When Paul quotes from another Psalm after this powerful rhetorical list, he quotes Psalm 8:2 and applies it to Jesus. Originally about the status of humanity, Paul (just like the author of Hebrews in 2:6-8) follows an allusion to Psalm 110:1 with Psalm 8:2 in application to Jesus. Jesus is the human under whose feet God has subjected everything. On the eschatological scale between already and not yet, this passage leans heavily toward the realized side. God’s power is displayed in the fact that Jesus is now currently in charge.

The reign of the church

At the close of this chapter, Paul telescopes this comprehensive authority into a realm of particular importance for his readers. In putting everything under the feet of Jesus, God also gave him the position of head over everything in the church; this is his body. The picture given here is that Christ is sovereign over everything, and the church, which flows from him and constitutes his body, also has a position of authority in the world. He fills everything; as the sovereign over all, his kingdom knows no limit. It follows that his body, the church, extends throughout his realm in time and in space. The church’s presence everywhere is evidence of Jesus’ sovereignty and therefore God’s power. We, the church, participate in the Kingdom already here.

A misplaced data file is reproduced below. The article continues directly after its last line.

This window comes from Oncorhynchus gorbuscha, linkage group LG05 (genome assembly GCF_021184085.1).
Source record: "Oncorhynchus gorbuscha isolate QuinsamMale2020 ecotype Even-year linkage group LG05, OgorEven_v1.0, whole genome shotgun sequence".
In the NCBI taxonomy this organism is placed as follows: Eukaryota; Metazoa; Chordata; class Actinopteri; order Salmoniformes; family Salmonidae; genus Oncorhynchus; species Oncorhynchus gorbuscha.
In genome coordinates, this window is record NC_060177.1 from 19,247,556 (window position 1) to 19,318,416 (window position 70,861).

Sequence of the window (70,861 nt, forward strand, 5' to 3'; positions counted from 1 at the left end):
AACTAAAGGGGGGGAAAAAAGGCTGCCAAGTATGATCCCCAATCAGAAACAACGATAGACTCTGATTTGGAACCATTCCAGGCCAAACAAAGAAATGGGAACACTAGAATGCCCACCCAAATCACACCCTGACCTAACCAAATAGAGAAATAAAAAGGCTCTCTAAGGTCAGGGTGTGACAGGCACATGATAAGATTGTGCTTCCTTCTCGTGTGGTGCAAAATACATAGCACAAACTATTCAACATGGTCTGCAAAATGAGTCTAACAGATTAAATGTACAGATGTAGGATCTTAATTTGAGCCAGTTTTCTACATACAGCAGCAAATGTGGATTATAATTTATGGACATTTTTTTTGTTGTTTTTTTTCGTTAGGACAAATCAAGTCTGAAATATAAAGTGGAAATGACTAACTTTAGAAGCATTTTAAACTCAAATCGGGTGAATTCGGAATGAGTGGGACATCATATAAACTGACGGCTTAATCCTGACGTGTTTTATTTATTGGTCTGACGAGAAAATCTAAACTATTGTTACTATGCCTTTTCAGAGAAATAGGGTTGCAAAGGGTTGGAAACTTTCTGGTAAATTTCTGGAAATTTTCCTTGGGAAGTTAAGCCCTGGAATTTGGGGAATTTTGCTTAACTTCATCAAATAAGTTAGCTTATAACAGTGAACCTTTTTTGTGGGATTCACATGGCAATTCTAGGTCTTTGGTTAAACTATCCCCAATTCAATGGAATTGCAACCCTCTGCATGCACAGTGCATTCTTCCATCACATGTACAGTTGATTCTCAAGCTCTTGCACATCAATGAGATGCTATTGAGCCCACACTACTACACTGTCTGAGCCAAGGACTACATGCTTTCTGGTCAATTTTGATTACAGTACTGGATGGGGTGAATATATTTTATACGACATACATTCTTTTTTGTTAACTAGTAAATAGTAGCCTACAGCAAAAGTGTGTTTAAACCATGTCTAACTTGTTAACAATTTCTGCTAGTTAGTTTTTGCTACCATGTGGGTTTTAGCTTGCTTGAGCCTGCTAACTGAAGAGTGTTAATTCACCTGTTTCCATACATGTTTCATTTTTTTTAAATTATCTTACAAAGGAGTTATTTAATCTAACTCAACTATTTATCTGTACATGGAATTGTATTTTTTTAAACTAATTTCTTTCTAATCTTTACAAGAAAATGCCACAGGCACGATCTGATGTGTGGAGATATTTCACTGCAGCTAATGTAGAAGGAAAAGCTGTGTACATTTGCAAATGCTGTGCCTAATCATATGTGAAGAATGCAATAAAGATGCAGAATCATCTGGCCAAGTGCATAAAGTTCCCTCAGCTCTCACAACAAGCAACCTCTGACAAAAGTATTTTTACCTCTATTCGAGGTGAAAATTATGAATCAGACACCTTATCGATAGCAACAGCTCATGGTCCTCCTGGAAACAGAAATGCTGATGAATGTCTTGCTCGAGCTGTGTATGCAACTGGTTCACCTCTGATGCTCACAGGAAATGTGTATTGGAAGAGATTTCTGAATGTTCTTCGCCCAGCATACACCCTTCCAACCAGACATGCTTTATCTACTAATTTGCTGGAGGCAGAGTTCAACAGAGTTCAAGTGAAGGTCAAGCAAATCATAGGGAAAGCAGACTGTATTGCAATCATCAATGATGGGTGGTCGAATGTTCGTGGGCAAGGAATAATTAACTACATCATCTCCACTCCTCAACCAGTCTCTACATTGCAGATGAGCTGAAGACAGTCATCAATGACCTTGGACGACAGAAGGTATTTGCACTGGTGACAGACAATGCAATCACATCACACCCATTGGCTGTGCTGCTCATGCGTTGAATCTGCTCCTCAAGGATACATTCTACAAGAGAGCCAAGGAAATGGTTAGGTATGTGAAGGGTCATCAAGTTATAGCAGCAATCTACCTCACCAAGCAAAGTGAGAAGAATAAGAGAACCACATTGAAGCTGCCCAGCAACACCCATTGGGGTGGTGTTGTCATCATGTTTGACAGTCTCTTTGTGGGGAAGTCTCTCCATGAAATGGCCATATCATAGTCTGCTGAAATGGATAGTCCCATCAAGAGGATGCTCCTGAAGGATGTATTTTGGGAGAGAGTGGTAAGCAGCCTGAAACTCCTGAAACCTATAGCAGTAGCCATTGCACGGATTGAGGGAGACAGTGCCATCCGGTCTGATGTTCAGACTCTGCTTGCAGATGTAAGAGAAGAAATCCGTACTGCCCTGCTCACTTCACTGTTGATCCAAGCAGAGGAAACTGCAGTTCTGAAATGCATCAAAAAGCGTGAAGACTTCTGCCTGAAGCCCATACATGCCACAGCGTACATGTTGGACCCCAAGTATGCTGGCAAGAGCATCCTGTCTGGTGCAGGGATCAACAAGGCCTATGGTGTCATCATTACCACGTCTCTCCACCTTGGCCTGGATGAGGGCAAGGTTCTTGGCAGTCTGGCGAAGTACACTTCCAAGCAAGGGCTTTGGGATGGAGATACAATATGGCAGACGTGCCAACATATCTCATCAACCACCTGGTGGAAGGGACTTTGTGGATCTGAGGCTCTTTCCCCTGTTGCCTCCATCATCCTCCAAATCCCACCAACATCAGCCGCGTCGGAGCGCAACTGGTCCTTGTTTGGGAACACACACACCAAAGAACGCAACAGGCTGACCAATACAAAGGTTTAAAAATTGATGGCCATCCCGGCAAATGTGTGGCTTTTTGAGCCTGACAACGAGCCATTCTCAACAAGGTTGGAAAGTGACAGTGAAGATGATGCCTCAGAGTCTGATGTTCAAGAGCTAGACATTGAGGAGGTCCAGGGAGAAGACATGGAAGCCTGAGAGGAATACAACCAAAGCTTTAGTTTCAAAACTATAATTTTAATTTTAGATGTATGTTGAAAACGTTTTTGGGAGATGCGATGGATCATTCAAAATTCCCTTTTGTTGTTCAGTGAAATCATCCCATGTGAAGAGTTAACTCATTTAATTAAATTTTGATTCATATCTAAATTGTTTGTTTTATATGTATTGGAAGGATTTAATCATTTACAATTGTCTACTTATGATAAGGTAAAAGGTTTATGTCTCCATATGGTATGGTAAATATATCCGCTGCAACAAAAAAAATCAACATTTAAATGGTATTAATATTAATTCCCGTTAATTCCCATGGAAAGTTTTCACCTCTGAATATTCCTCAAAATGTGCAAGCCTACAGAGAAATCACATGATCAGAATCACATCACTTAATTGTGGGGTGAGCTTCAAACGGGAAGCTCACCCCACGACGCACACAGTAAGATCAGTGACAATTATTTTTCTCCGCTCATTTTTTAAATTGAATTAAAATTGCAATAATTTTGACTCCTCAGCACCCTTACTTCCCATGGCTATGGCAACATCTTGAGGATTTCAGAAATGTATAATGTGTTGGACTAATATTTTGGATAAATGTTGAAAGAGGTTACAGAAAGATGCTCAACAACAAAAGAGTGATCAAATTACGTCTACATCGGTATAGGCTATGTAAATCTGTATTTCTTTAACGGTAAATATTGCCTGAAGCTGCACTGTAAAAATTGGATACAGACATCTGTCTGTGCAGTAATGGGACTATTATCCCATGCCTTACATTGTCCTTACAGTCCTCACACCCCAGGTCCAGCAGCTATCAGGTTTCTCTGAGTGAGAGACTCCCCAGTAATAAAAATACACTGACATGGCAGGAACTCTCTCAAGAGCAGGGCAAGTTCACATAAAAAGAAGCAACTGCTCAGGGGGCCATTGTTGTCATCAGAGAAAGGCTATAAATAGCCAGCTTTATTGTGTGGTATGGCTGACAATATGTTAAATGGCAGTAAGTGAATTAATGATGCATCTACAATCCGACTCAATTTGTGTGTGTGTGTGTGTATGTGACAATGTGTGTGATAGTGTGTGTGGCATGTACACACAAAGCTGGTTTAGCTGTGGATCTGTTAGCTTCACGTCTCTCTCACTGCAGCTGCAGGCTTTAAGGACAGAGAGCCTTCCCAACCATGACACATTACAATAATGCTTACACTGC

In response to such confident assertions, a question calls out to be addressed: Why can the church not always see nor experience Christ’s sovereignty? If he reigns and the church reigns with him, why is the world in the state that it is?

Paul will go on to recognize the reality of a kingdom opposed to God. He mentions his imprisonment (Ephesians 3:1; 4:1) suffering (Ephesians 3:13) the powers and principalities opposed to God (Ephesians 6:12), and the struggles he and others have against them. His assertion of Christ’s sovereignty is not a facile claim that turns a blind eye to the reality of evil, but an unflappable assertion that recognizes evil and arises from the very midst of a struggle with it. Hence, in the first part of this section, Paul’s prayer for them includes several elements of a future promise. He wants them to hold on to the hope of their calling and the rich glory of their inheritance (Ephesians 2:18). Christ reigns and they as the church reign with him, but the experience of sovereignty is not yet fully realized. They still need to hope.

Paul has begun and ended this section with comments about the Ephesians, their faith and their participation in the church, but it is the meat in the middle that gives the bread on the outside its identity as a sandwich. In other words, they know who they are because they are coming to know who God in Christ is. He has much to praise about the Ephesians because they have been invited into the sovereignty of the King. With excitement almost too great for words, or at least too great for few words, he reminds them that they have now found identity with the winning team. No matter what is going on in their world, all the world is truly under the power of God in Christ, and when they come into their inheritance, they will see and experience it to be so.